$9.99 movie poster
MPAA rating: R
Genre: Animated
A claymation story about a group of people living in Sidney, looking for meaning in their lives.
Starring: Geoffrey Rush, Anthony LaPaglia
Director: Tatia Rosenthal
Running time: 1:18
Release: Opened Jun 26, 2009

Editorial Review

How much is the meaning of life worth? Would you believe $9.99?

That's how much Dave (voice of Samuel Johnson) pays for a mail-order booklet that promises to reveal life's secrets -- all six of them -- in filmmaker Tatia Rosenthal's feature debut, "$9.99," a charming, poetic and at times surreal stop-motion animation co-written with Etgar Keret and based on the Israeli writer's short stories.

As Dave goes about his business -- he's unemployed, so he doesn't have much to do besides read the book -- his path intersects with those of a cast of characters centered on his Sydney apartment building: his father (Anthony LaPaglia) and brother (Ben Mendelsohn); a young couple undergoing a period of estrangement (Joel Edgerton and Claudia Karvan); a little boy saving up to buy a coveted toy (Jamie Katsamatsas); and a recently deceased homeless man (Geoffrey Rush), now a grouchy angel. There's also a sexy TV spokesmodel (Leeanna Walsman) and a lonely widower (Barry Otto).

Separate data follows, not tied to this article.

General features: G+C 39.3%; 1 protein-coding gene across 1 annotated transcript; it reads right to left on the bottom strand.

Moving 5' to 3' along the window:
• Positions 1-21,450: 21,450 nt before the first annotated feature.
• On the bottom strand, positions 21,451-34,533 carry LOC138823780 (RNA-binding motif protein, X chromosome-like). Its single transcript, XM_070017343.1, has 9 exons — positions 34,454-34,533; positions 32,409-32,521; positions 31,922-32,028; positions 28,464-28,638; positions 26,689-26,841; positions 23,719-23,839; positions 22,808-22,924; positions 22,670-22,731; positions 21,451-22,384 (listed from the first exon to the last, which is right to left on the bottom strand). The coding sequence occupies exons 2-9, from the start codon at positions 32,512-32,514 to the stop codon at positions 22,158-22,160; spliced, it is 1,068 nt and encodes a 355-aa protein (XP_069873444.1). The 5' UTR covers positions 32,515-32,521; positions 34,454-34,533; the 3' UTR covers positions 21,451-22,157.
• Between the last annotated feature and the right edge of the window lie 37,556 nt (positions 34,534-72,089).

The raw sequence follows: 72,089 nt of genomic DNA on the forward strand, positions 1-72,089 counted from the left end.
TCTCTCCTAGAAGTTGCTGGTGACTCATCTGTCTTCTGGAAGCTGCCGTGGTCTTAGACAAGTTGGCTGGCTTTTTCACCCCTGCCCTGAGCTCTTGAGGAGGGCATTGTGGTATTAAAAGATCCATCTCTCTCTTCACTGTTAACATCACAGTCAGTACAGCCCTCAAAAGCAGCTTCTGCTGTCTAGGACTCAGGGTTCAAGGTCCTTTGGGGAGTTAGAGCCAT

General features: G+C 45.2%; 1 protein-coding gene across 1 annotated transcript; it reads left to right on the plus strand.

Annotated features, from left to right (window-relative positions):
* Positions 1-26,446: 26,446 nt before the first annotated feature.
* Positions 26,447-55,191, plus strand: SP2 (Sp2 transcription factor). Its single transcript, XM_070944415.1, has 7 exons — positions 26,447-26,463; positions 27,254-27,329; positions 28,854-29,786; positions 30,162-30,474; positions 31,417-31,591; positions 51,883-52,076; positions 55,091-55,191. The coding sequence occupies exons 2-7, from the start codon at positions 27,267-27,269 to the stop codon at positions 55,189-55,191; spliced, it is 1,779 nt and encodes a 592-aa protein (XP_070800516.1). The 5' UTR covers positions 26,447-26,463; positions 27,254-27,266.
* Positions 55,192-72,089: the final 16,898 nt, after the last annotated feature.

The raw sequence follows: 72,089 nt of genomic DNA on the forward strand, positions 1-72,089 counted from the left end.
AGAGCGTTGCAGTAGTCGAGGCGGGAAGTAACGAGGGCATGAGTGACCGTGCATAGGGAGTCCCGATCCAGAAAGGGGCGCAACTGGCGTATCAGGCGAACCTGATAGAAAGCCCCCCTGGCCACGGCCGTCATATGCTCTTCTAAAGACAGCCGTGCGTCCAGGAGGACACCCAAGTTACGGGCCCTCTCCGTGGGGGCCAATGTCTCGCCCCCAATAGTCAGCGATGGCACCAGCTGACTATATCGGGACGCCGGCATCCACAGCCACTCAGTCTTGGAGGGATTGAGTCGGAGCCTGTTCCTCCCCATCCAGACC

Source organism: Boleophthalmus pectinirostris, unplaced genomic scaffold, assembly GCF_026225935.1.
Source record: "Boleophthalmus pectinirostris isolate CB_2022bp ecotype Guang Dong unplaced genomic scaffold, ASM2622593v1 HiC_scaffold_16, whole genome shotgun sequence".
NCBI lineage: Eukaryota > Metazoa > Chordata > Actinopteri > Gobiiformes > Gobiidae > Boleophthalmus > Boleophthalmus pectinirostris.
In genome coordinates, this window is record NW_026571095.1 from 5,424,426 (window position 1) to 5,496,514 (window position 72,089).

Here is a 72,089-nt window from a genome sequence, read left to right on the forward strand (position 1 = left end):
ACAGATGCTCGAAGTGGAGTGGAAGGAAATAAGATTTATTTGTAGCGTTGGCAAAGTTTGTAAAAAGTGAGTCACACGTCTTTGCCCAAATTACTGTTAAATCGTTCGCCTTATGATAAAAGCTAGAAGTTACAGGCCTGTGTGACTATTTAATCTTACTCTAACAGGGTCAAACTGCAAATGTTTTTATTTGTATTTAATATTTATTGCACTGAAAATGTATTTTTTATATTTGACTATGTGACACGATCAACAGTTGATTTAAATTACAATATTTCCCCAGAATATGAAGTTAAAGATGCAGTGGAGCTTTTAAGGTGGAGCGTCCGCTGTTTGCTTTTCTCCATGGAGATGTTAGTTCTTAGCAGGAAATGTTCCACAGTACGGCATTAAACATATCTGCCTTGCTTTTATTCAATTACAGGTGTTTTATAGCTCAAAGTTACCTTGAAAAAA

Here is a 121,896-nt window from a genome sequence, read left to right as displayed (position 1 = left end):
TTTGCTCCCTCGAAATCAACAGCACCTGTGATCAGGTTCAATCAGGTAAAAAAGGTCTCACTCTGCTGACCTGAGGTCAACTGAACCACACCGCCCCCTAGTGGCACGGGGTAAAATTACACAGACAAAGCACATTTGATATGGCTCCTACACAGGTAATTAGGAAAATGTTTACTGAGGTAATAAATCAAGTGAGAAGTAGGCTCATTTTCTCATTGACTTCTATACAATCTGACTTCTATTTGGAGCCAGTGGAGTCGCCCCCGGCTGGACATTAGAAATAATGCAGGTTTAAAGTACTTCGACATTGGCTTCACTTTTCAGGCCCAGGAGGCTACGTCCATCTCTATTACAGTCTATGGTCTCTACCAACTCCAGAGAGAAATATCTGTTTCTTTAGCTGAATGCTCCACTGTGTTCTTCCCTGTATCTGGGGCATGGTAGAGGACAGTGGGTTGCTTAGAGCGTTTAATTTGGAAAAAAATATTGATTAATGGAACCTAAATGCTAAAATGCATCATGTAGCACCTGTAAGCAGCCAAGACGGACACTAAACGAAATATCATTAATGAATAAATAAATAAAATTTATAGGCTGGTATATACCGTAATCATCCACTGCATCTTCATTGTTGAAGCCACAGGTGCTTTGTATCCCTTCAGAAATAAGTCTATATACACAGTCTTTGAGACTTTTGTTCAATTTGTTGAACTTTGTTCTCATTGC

With all those diversions, we never learn about the book's specific revelations. Still, in the course of "$9.99," a few eternal, if somewhat familiar-sounding, truths are revealed. We're all in this together. Love matters. Happiness is a choice (not to mention hard work). One of the most delightful metaphors is that of the little boy's piggy bank, which keeps on smiling whether it's full, empty or somewhere in between. In the end, the kid sets him free in the park, rather than bust him open for the cash.

That's it? Yeah, that's pretty much it. What were you expecting for 10 bucks?

-- Michael O'Sullivan (June 26, 2009)

Contains obscenity, implied violence, drug use, sex and nudity.